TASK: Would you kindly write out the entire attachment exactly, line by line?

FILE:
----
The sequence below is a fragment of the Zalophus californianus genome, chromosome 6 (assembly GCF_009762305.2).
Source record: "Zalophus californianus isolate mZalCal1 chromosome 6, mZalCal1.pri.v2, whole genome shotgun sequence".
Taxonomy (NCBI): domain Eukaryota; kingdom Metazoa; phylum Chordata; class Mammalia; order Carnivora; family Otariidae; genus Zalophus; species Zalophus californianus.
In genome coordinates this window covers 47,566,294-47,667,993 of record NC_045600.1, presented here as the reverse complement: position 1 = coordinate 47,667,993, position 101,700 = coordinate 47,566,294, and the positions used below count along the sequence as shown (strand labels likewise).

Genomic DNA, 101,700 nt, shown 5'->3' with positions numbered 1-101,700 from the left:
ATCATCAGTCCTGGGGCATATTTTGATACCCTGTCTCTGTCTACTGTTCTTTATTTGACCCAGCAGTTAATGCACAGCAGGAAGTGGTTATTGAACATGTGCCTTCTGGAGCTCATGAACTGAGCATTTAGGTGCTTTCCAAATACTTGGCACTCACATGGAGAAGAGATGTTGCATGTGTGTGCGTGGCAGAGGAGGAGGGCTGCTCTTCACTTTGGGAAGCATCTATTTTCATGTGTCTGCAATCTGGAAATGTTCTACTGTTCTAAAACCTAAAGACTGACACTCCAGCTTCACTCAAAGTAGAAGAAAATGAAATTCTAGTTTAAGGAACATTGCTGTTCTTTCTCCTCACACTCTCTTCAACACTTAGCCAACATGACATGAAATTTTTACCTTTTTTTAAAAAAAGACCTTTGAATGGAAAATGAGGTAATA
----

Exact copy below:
The sequence below is a fragment of the Zalophus californianus genome, chromosome 6 (assembly GCF_009762305.2).
Source record: "Zalophus californianus isolate mZalCal1 chromosome 6, mZalCal1.pri.v2, whole genome shotgun sequence".
Taxonomy (NCBI): domain Eukaryota; kingdom Metazoa; phylum Chordata; class Mammalia; order Carnivora; family Otariidae; genus Zalophus; species Zalophus californianus.
In genome coordinates this window covers 47,566,294-47,667,993 of record NC_045600.1, presented here as the reverse complement: position 1 = coordinate 47,667,993, position 101,700 = coordinate 47,566,294, and the positions used below count along the sequence as shown (strand labels likewise).

Genomic DNA, 101,700 nt, shown 5'->3' with positions numbered 1-101,700 from the left:
ATCATCAGTCCTGGGGCATATTTTGATACCCTGTCTCTGTCTACTGTTCTTTATTTGACCCAGCAGTTAATGCACAGCAGGAAGTGGTTATTGAACATGTGCCTTCTGGAGCTCATGAACTGAGCATTTAGGTGCTTTCCAAATACTTGGCACTCACATGGAGAAGAGATGTTGCATGTGTGTGCGTGGCAGAGGAGGAGGGCTGCTCTTCACTTTGGGAAGCATCTATTTTCATGTGTCTGCAATCTGGAAATGTTCTACTGTTCTAAAACCTAAAGACTGACACTCCAGCTTCACTCAAAGTAGAAGAAAATGAAATTCTAGTTTAAGGAACATTGCTGTTCTTTCTCCTCACACTCTCTTCAACACTTAGCCAACATGACATGAAATTTTTACCTTTTTTTAAAAAAAGACCTTTGAATGGAAAATGAGGTAATA